Rising inflation, lower remittances and depletion of foreign exchange reserves
Bank of Nepal Rastra, Baluwatar. (File photo)
KATMANDU: Year-on-year consumer price inflation stood at 7.11% in the fifth month of the current 2021/22 fiscal year, down from just 2.93% a year ago.
According to the current macroeconomic and financial situation report released by Nepal Rastra Bank (NRB) on the basis of five-month data ending mid-December 2021, food and beverage inflation stood at 5 , 67 percent while non-food and services inflation stood at 8.25 percent in the review period.
The price of ghee and oil; transport; pulses and legumes; education and tobacco products increased by 28.52 percent, 16.25 percent, 11.79 percent, 11.78 percent and 11.74 percent, respectively, year-on-year.
Inflation in the Kathmandu Valley, Tarai, Hills and Mountains has also increased compared to last year.
Meanwhile, that inflation in neighboring India was 5.59% in December 2021.
Trade (import and export)
In terms of trade, exports increased 105.6% to 102.92 billion rupees, compared to an increase of 5.1% in the same period of the previous year in the five months of 2021 / 22. During the period considered, exports to India and other countries increased by 138.0% and 28.5 respectively, while exports to China decreased by 1.4%.
Exports of cardamom, tea, zinc plate, wire, copper rod, among others, decreased during the review period, while exports of palm oil, soybean oil, cakes, polyester yarns and yarns, jute, among others, have increased.
At the same time, imports increased by 59.5% to Rs. 838.41 billion. Imports from India, China and other countries increased by 44.6%, 57.8% and 111.2% respectively.
The total trade deficit increased by 54.7% to reach 735.49 billion rupees in the five months of 2021/22. Such a deficit had contracted by 10.9% during the corresponding period of the previous year. The export/import ratio increased to 12.3% during the review period from 9.5% during the corresponding period of the previous year.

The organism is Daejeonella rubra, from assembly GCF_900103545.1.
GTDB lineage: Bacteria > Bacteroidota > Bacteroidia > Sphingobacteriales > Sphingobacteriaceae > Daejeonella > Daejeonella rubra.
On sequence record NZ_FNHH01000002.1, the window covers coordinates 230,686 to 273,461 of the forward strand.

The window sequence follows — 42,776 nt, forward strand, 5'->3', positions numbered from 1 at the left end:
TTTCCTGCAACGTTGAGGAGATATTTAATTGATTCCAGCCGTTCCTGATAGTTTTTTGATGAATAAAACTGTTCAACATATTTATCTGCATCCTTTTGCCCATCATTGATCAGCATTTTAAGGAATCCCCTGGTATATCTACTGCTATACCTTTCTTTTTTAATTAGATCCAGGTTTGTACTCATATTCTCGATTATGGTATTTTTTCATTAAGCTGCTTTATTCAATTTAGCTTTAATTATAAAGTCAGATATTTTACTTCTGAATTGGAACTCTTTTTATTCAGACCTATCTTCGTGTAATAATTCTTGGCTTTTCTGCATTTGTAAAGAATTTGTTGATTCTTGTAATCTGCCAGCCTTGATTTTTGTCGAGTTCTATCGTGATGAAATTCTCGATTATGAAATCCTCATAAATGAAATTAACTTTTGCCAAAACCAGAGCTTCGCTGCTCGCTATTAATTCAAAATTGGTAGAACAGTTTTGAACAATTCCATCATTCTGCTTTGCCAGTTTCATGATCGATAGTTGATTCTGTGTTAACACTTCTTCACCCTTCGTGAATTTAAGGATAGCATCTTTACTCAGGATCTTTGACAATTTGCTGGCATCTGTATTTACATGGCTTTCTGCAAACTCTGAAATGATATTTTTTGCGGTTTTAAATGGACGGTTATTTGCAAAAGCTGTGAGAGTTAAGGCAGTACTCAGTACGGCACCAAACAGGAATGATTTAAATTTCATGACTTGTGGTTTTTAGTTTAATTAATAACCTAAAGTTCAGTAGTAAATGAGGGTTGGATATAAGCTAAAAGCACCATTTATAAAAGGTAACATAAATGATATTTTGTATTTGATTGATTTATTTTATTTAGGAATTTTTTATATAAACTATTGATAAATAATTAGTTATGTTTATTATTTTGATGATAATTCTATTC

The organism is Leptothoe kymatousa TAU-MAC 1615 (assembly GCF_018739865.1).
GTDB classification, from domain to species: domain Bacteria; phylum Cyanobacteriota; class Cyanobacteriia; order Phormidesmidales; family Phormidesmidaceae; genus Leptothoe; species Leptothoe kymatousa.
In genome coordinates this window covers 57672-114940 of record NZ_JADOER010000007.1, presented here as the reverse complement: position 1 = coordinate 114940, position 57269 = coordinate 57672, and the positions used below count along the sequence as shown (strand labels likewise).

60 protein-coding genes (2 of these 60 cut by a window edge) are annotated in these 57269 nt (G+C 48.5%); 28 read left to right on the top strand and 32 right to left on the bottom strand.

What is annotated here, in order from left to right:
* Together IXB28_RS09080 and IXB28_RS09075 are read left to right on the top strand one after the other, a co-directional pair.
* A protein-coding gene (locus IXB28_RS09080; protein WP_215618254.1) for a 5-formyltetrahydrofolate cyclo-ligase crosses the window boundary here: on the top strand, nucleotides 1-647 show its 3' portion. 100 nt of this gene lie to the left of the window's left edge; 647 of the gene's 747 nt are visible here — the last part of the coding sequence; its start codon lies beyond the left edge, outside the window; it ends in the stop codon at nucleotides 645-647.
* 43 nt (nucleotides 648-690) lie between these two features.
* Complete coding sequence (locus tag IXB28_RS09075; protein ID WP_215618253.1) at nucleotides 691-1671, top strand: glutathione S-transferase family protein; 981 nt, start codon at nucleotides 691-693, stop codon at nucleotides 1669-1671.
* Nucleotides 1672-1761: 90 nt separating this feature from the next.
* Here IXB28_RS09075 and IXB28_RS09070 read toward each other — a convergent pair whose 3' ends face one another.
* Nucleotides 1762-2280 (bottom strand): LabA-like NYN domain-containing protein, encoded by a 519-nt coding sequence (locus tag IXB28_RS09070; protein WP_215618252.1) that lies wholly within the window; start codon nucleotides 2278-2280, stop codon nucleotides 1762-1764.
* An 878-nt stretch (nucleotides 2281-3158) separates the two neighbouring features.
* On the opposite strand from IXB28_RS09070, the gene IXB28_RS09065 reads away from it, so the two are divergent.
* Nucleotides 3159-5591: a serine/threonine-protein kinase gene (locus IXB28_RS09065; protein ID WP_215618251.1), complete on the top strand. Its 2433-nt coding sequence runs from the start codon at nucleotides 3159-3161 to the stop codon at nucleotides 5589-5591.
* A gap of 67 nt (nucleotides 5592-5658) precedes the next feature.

In the first five months of the fiscal year, imports from India by paying convertible foreign currency amounted to Rs. 92.34 billion.
Likewise, remittances fell 6.8 percent to 388.58 billion rupees during the reporting period, compared to an increase of 11.0 percent during the same period last year.
In US dollars, remittances fell 7.3 percent to 3.26 billion during the review period, compared to an increase of 6.4 percent during the same period last year.
At the same time, the number of Nepalese workers (institutional and individual-new and legalized) who obtained approval for overseas employment increased significantly to reach 131,082 during the reporting period. It had declined 92.7% over the same period last year.
The number of Nepalese workers (Renew Entry) who obtained approval for overseas employment increased by 295.8% to 99,580 during the review period. It had declined 77.3 percent over the same period of the previous year.
Foreign exchange reserves
Gross foreign exchange reserves declined 13.2 percent to 1,214.03 billion rupees in mid-December 2021 from 1,399.03 billion rupees in mid-July 2021. In US dollars, gross foreign exchange reserves were decreased by 14.7% to 10.03 billion in mid-December 2021 compared to 11.75 billion in mid-July 2021.
Of the total foreign exchange reserves, reserves held by the NRB decreased by 12.9% to Rs 1084.64 billion in mid-December 2021, compared to Rs 1,244.63 billion in mid-July 2021.
Reserves held by banks and financial institutions (excluding NRB) also declined by 16.2% to 129.40 billion rupees in mid-December 2021 from 154.39 billion rupees at mid-December 2021. mid-July 2021. The share of Indian currency in total reserves stood at 25.1% as of mid-December 2021. -December 2021.
Based on the five-month imports of 2021/22, the banking sector’s foreign exchange reserves are only sufficient to cover prospective imports of goods of 7.5 months and imports of goods and services of 6.8 months.